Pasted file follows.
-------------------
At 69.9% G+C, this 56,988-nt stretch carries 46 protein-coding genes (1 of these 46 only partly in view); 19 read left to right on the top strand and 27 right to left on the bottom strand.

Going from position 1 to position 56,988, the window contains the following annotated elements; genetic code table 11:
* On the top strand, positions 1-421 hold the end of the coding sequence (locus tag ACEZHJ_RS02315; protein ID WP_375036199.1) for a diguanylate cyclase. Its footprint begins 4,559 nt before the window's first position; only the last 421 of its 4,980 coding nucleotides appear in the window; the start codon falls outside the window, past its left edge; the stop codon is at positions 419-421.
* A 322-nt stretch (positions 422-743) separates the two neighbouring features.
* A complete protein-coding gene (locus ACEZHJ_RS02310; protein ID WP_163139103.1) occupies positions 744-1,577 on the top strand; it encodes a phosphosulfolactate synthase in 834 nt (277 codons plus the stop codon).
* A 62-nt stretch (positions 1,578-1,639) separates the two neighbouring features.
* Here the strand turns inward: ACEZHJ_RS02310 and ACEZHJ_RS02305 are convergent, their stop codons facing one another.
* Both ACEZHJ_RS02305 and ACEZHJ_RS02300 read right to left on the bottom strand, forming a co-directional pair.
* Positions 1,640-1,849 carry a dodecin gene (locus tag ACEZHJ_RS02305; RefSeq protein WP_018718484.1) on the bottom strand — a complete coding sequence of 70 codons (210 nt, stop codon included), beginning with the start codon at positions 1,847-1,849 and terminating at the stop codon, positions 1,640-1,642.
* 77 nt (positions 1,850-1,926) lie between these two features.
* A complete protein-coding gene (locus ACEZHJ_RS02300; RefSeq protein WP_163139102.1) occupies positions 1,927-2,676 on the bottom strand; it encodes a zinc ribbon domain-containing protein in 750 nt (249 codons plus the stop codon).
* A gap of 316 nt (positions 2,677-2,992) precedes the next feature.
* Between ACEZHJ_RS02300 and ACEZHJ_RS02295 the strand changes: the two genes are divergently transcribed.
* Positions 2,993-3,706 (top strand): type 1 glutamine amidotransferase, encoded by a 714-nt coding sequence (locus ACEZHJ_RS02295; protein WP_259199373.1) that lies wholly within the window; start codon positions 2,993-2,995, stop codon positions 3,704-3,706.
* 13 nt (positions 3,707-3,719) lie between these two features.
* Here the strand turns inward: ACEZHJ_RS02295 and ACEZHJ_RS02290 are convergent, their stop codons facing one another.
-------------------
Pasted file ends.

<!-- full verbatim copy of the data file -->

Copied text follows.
At 69.9% G+C, this 56,988-nt stretch carries 46 protein-coding genes (1 of these 46 only partly in view); 19 read left to right on the top strand and 27 right to left on the bottom strand.

Going from position 1 to position 56,988, the window contains the following annotated elements; genetic code table 11:
* On the top strand, positions 1-421 hold the end of the coding sequence (locus tag ACEZHJ_RS02315; protein ID WP_375036199.1) for a diguanylate cyclase. Its footprint begins 4,559 nt before the window's first position; only the last 421 of its 4,980 coding nucleotides appear in the window; the start codon falls outside the window, past its left edge; the stop codon is at positions 419-421.
* A 322-nt stretch (positions 422-743) separates the two neighbouring features.
* A complete protein-coding gene (locus ACEZHJ_RS02310; protein ID WP_163139103.1) occupies positions 744-1,577 on the top strand; it encodes a phosphosulfolactate synthase in 834 nt (277 codons plus the stop codon).
* A 62-nt stretch (positions 1,578-1,639) separates the two neighbouring features.
* Here the strand turns inward: ACEZHJ_RS02310 and ACEZHJ_RS02305 are convergent, their stop codons facing one another.
* Both ACEZHJ_RS02305 and ACEZHJ_RS02300 read right to left on the bottom strand, forming a co-directional pair.
* Positions 1,640-1,849 carry a dodecin gene (locus tag ACEZHJ_RS02305; RefSeq protein WP_018718484.1) on the bottom strand — a complete coding sequence of 70 codons (210 nt, stop codon included), beginning with the start codon at positions 1,847-1,849 and terminating at the stop codon, positions 1,640-1,642.
* 77 nt (positions 1,850-1,926) lie between these two features.
* A complete protein-coding gene (locus ACEZHJ_RS02300; RefSeq protein WP_163139102.1) occupies positions 1,927-2,676 on the bottom strand; it encodes a zinc ribbon domain-containing protein in 750 nt (249 codons plus the stop codon).
* A gap of 316 nt (positions 2,677-2,992) precedes the next feature.
* Between ACEZHJ_RS02300 and ACEZHJ_RS02295 the strand changes: the two genes are divergently transcribed.
* Positions 2,993-3,706 (top strand): type 1 glutamine amidotransferase, encoded by a 714-nt coding sequence (locus ACEZHJ_RS02295; protein WP_259199373.1) that lies wholly within the window; start codon positions 2,993-2,995, stop codon positions 3,704-3,706.
* 13 nt (positions 3,707-3,719) lie between these two features.
* Here the strand turns inward: ACEZHJ_RS02295 and ACEZHJ_RS02290 are convergent, their stop codons facing one another.